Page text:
A Side Trip to Utrecht from Amsterdam

by Janis on June 15, 2017

One of many things we love about visiting Amsterdam is the ease and speed of traveling to other parts of the Netherlands or Belgium by train. We’ve made side trips to the Dutch cities of Leiden, Rotterdam, Den Haag (The Hague), Delft and Gouda, as well as to Antwerp, Belgium, during past trips to Amsterdam.

The Domtoren, Utrecht, The NetherlandsDuring our latest pre-cruise stay in Amsterdam, we made a side trip to Utrecht, the Netherlands’ fourth largest city, and home of its largest university.

The city center of Utrecht dates back to the Romans who founded it in AD 47 to protect a river crossing on the Rhine. Today, the city’s hallmark is its 367-ft tall Gothic Domtoren (Dom Tower) — which dates to 1382.

Amsterdam Central Station, Amsterdam, The NetherlandsTo reach Utrecht from Amsterdam, we walked from our hotel to the Amsterdam Central Station. Trains depart from here to Utrecht frequently. The ride is less than a 30 minutes, unless you take a local train with more stops.

After arriving at the modern Utrecht Central railway station, we walked through a mall until we reached an exit that led us to the city’s historic center.

The Oudegracht (old canal) runs through the Utrecht, the NetherlandsOnce we found the Oudegracht — the old canal that runs through historic Utrecht — we followed it to reach the Domtoren. Parts of the Oudegracht follow the original flow of the Rhine river.

The Oudegracht or old canal in Utrecht is different from the canals in Amsterdam. Rather than canal water reaching street level, the water flows below street level.  This dates to the 12th century, when the water level of the Rhine River in Utrecht dropped due to new dam on the river upstream at Wijk bij Duurstede. As the people in Utrecht dug the canal deeper, they used the excavated material toraise the sides of the canal, in order to reduce potential flooding. In 1275, the city of Utrecht finished a system of locks to keep the water level constant, enabling the creation of dry cellars and wharfs below street level. The warehouses that lined the canal have been converted into restaurants and cafés.

walking through the archway of 'The Dom' in Utrecht, The NetherlandsAlthough the Dom Tower of Utrecht is the tallest church tower in the Netherlands, you can walk through the archway of its base.

The Gothic-style tower was part of the Cathedral of Saint Martin, also known as Dom Church, and was built between 1321 and 1382. Due to a lack of money, the cathedral was never fully completed as planned. The nave connecting the tower and the rest of the church was unfinished, and collapsed during a storm in 1674.  The Dom has been a free-standing tower ever since.

St. Martin's Cathedral (Dom Church), Utrecht, The NetherlandsThe part of St. Martin’s Cathedral (the Dom Church) that didn’t collapse in 1674 stands nearby.

This Gothic-style church was the Catholic cathedral of the Diocese of Utrecht during the Middle Ages. It is the country’s only pre-Reformation cathedral, but was converted to a Protestant church since 1580.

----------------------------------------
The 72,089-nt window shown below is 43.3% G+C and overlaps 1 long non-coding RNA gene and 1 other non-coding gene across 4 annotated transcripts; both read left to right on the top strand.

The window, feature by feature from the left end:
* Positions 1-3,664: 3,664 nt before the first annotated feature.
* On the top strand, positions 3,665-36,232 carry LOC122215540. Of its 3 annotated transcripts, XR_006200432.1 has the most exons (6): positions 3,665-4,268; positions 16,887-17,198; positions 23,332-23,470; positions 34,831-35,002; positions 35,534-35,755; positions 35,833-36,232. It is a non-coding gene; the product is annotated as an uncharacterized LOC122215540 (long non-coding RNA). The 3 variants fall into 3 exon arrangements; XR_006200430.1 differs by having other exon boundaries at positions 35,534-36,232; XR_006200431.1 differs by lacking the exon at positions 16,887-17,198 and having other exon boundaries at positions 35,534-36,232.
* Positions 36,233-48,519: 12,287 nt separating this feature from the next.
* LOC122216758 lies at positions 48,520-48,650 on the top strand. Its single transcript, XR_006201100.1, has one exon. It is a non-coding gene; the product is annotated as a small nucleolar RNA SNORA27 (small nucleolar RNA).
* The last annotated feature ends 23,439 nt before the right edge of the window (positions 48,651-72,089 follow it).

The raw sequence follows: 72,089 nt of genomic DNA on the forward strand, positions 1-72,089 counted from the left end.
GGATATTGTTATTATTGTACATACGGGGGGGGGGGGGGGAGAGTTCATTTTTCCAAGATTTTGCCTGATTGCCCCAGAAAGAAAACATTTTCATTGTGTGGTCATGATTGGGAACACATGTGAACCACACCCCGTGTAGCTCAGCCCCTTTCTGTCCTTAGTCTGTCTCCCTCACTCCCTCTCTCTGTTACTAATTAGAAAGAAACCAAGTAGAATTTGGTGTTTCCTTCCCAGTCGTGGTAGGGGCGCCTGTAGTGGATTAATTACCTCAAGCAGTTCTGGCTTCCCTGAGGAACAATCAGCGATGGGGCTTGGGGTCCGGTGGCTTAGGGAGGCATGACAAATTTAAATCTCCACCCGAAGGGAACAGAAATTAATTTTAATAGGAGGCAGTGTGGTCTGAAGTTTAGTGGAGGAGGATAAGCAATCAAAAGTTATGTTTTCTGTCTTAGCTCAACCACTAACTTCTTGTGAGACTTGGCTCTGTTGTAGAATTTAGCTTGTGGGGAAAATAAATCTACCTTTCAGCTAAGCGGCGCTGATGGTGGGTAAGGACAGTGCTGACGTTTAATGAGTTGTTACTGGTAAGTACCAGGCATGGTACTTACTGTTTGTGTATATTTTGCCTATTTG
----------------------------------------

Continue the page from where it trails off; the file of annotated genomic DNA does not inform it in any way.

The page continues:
interior view and organ - St. Martin's Cathedral (Dom Church), Utrecht, The NetherlandsInside St. Martin’s Cathedral (the Dom Church), there is a magnificent organ built by Jonathan Bätz between 1825 and 1831. He used a number of pipes from a previous organ, built by Pieter Jans de Swart in 1571. A complete restoration of the organ was made between 1973 and 1975 by Van Vulpen, returning the organ to its original design.

example of Beeldenstorm or "statue storm", - St. Martin's Cathedral (Dom Church), Utrecht, The NetherlandsAnother interesting site in St. Martin’s Cathedral is the altar piece with the faces broken off.  This Catholic altar piece was attacked during the Reformation iconoclasm in the 16th century. It is an example of the Beeldenstorm or “statue storm” that swept across the coastal areas of the Netherlands and Belgium in 1566. The actions were justified by the Calvinist belief that statues in a house of God were idolatrous images which must be destroyed. As a result, many of the ornaments on both the exterior and interior of the cathedral were destroyed.

boat delivering supplies - Oudegracht (old canal) runs through the Utrecht, the NetherlandsWalking along the canal, we were impressed with the boat delivering supplies to the cafes and bars that line the Oudegracht (old canal), which we imagine are quite active in the evening.

apple cake, Utrecht, The NetherlandsWe found a street level cafe to enjoy a coffee and an apple cake, while taking in the local scene from Utrecht University.

Utrecht Starbucks mug from Utrecht, The NetherlandsWhile we drank local coffee in Utrecht, we couldn’t resist purchasing a Utrecht mug from Starbucks at the train station to add to our mug collection.

Once we boarded a train at Utrecht Central, we were back to Amsterdam Central Station within about 30 minutes.

Our side trip to Utrecht took a total of about five hours away from Amsterdam. We considered it time well spent.

Have you made a day trip out of Amsterdam to explore other parts of The Netherlands? 

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If you plan to visit Utrecht, you might want to consult these resources:

Utrecht: Sights and secrets of Holland’s smartest city

City Maps Utrecht Netherlands

Utrecht Travel Guide

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